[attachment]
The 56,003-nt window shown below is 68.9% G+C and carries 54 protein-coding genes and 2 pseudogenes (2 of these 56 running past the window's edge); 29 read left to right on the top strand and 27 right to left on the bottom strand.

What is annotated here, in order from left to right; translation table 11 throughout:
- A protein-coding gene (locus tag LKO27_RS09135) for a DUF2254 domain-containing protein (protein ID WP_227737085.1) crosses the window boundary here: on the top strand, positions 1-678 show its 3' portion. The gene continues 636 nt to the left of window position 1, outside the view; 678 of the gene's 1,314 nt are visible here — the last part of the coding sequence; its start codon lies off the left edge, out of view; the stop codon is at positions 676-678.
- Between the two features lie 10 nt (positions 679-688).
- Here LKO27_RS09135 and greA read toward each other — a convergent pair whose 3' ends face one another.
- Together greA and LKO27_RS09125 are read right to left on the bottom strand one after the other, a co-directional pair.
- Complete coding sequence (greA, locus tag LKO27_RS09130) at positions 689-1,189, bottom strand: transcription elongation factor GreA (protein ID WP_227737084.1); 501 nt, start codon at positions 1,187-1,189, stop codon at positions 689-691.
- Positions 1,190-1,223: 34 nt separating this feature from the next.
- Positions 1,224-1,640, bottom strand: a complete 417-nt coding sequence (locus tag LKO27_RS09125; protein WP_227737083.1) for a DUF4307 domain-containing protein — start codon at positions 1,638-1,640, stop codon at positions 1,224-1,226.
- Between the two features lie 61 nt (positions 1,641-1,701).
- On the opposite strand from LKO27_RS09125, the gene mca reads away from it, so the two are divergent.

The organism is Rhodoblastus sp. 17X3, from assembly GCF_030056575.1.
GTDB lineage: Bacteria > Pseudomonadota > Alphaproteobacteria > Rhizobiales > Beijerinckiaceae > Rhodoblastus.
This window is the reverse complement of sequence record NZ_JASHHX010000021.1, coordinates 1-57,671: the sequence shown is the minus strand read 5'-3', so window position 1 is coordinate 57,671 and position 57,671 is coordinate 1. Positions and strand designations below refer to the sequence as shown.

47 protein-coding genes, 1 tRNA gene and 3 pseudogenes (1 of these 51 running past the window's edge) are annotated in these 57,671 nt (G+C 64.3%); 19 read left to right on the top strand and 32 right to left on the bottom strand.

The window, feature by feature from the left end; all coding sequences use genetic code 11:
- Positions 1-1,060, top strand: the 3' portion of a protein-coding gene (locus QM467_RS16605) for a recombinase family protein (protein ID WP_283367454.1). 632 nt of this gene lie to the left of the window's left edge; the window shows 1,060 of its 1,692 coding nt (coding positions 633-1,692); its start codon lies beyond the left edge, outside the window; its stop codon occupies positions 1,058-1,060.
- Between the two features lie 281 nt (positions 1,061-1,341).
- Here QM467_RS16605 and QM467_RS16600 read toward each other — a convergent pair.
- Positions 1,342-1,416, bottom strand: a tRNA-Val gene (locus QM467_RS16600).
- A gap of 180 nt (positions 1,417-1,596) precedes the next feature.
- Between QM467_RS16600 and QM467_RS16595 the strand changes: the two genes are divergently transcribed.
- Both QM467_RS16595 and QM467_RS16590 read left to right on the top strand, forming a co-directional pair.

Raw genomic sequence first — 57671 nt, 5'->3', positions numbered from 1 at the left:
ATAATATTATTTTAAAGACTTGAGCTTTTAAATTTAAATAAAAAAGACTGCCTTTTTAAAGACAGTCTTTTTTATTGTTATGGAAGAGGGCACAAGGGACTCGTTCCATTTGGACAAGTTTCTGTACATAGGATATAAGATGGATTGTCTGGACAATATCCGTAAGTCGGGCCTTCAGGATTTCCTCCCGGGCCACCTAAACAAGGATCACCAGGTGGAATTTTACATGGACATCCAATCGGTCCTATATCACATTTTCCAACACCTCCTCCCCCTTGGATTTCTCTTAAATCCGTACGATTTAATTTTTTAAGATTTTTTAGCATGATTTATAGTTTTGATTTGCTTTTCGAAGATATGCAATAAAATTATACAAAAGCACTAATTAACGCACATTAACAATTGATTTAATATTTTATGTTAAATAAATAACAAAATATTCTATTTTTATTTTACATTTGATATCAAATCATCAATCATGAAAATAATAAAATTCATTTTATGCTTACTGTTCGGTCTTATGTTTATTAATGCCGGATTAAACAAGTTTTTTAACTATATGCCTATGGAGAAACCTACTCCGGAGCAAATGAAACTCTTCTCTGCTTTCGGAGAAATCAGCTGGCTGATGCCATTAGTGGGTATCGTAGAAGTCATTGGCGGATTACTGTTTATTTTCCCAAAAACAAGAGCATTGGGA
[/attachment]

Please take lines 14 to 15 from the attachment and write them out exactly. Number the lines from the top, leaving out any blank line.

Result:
This window is the reverse complement of sequence record NZ_JASHHX010000021.1, coordinates 1-57,671: the sequence shown is the minus strand read 5'-3', so window position 1 is coordinate 57,671 and position 57,671 is coordinate 1. Positions and strand designations below refer to the sequence as shown.

47 protein-coding genes, 1 tRNA gene and 3 pseudogenes (1 of these 51 running past the window's edge) are annotated in these 57,671 nt (G+C 64.3%); 19 read left to right on the top strand and 32 right to left on the bottom strand.